Little Okay Movie
Big Bad Swim (2006)
I don’t really know what to say about this movie. It’s not bad at all, but… I’m not sure why it exists? It was billed as a comedy-drama which is really weird because it’s really not funny – and more importantly, I don’t think it ever really tries to be funny.
Additionally, the DVD cover box gives one the impression that this is a sexy movie. Not one, but two shots of bikini-clad women. This movie is not sexy and the headless cover woman is not in the film. The other bikini woman is, but does not appear in a scene like that picture in it. Hollywood is gross.
The film features an ensemble cast that join an adult swim class. Amy (Paget Brewster, from “Criminal Minds” fame) is a calculus teacher at Lyme-Old Lyme High School going through a divorce with her husband, Paul. Noah is the teacher of the swim class who is battling depression and trying to get over missing out on the Olympic diving team. Then there’s Jordan, the Mohegan Sun dealer and stripper and all-around good person. There are several other smaller characters, none really worth mentioning other than Jordan’s brother David and his idiot friend Hunter, both of whom I do not understand.
The acting here is good enough for a small, independent film. The lifeguard guy is pretty wooden, but the two female leads are good. Critics, by and large, really liked this movie. I’m still left wondering why.
Everyone involved has a depressing story. Divorce, poor career choices, loneliness, on and on. Noah the swim teacher is kind and patient to everyone though, which is pretty tough with this crew. It’s his tutelage that brings this diverse group of people together and the class helps many overcome their issues.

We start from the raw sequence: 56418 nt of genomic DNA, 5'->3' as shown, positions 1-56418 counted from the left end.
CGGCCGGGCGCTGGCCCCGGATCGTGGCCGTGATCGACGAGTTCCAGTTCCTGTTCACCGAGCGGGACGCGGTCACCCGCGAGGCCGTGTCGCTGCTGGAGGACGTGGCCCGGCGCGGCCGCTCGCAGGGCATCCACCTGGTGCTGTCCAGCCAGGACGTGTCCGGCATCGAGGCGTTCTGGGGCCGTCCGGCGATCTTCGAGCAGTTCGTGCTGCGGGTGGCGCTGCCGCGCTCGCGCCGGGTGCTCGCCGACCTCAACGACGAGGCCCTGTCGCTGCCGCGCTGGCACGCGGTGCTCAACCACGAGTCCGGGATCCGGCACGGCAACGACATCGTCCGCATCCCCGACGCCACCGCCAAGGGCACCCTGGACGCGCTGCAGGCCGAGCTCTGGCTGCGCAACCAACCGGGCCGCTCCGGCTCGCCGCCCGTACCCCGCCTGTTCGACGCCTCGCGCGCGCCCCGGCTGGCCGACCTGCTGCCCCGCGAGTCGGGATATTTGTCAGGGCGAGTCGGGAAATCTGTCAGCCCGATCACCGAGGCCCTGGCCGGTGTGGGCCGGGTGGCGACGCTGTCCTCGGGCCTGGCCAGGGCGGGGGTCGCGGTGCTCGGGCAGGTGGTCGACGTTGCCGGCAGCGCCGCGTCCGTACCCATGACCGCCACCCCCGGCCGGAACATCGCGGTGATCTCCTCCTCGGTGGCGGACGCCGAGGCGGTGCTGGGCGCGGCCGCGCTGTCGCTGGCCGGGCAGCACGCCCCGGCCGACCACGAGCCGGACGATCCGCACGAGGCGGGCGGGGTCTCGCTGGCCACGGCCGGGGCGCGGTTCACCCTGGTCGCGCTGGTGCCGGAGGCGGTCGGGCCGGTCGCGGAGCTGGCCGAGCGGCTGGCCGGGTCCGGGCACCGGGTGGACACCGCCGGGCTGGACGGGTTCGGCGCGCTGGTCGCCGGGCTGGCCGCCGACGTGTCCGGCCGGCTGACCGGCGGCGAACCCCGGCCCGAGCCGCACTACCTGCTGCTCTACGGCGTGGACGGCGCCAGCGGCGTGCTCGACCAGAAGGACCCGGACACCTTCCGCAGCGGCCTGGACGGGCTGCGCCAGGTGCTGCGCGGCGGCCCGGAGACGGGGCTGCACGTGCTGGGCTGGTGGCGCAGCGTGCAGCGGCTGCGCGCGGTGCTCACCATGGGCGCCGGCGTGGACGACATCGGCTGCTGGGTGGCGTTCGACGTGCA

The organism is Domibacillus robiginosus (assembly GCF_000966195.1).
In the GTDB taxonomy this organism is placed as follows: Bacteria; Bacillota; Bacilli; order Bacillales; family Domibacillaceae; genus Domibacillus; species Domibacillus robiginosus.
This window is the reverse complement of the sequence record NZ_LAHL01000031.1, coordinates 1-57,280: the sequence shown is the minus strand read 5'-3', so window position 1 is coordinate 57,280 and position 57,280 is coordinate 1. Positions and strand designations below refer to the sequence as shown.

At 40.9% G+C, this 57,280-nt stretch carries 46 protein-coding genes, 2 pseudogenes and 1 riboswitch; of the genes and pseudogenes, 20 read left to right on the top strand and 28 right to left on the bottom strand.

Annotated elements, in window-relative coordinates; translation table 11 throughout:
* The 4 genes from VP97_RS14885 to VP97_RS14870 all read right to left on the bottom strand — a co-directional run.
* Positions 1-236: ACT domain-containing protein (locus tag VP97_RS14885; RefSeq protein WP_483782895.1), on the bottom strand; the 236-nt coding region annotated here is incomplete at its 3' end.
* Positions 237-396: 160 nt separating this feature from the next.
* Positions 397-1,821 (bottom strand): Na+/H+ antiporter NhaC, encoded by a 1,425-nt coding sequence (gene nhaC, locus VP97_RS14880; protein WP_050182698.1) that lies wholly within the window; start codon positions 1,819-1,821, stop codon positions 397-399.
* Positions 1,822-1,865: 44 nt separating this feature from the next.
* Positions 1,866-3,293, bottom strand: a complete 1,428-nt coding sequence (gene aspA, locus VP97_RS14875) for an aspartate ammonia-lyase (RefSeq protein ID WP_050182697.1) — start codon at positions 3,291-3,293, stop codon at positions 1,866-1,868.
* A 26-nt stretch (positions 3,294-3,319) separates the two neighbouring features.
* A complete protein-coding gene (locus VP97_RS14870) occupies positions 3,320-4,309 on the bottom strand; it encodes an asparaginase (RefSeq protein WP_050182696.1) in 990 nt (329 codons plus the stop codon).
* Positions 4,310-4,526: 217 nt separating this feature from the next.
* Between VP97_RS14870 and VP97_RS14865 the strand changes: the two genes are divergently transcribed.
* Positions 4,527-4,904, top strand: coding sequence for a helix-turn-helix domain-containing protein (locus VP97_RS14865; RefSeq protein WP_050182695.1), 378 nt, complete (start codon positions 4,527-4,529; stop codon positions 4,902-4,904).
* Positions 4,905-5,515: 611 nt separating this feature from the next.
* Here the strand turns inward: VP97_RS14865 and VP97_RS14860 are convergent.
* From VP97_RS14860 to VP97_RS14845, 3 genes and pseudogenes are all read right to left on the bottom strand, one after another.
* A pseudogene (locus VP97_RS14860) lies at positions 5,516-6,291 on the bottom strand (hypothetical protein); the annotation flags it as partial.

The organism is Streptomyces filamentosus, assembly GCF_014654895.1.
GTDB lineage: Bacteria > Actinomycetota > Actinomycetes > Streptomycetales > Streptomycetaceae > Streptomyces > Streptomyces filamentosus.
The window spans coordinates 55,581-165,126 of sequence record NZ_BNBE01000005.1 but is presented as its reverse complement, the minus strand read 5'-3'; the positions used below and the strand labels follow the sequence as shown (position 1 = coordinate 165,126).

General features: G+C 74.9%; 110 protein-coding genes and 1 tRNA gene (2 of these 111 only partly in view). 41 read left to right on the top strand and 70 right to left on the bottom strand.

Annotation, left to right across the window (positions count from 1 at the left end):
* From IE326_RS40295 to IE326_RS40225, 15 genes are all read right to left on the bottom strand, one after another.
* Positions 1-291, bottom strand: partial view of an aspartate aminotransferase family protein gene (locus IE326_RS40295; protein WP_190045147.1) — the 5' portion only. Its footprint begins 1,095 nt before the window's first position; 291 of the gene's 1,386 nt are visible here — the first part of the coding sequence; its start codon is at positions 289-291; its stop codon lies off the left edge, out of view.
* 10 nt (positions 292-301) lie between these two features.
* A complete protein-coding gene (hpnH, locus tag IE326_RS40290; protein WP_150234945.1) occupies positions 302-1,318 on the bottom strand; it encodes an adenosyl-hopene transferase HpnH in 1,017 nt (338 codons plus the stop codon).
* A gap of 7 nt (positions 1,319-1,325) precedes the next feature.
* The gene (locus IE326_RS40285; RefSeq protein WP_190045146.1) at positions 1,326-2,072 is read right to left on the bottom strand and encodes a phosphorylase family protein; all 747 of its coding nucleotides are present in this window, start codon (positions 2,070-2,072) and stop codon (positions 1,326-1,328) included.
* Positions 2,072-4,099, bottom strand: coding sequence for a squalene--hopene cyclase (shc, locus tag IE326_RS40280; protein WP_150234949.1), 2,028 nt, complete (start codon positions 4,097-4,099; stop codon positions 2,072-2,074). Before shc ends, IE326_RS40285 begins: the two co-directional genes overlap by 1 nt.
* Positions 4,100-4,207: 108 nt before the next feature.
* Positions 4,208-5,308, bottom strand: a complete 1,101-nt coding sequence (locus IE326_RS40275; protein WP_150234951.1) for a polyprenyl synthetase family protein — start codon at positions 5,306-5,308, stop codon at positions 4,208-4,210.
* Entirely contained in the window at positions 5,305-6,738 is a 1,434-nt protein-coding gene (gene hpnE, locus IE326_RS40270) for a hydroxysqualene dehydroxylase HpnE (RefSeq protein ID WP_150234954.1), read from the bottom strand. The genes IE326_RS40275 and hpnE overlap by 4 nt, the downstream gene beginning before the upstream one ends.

I guess? I think that was the point. Okay, yeah, I just found this from the only online review I could find that still exists:
The movie sounds relatively formulaic, and in its way, it is. What makes it special is the fact that we come to care about the characters (especially Noah, Amy, and Jordan) so much. They are all so very human: talented, attractive people you would love to meet. At the same time, they all carry deep wounds with them. They are fearful with poor self images that keep them lonely and isolated. Through the swim class, they develop bonds and begin to support one another. With the exception of a couple of dropouts, they conquer their fears and learn to swim, albeit some better than others. Even Noah begins to break through his own depression.
Noah’s depression, by the way, presents as clinical but then we learn he’s bummed he missed out on the Olympics because of a knee injury. Which diminishes the mental health angle a bit.
The guy deathly afraid of water overcomes his fear. Jordan and Noah begin dating after she has a rough night out with drugs and bachelors. Amy finds her way with a young buck and accepts her divorce and job situation. They have a party at a classmate’s giant house at the end, and I guess everyone is in a better place.
That’s it. Oh, and the weird side story with the kid brother making a documentary about the dealer/stripper sister and her swim class, just… happens? I didn’t get that at all, but at least it gave us this fake ad for the New London Rec Center, which contains the one LOL moment of the movie:
This is honestly one of the stranger films I’ve watched. I didn’t dislike it and in fact came to rather like the main characters. I get the whole thing about community and we lift each other up through adversity and that’s all very nice, but there was just something missing to make me actually care about these people.
But I did care about the movie… because as you’ve seen… so much Connecticut! And really, in the pantheon of movies filmed in Connecticut, this one has to be in the top quartile. For what that’s worth.
CTMQ Rating: 2 out of 5 thumbs up
Connecticutness: 169 out of 169 Nutmegs
Filmed in Connecticut? Yes!
Wealthy Caucasian with a Big House? Yes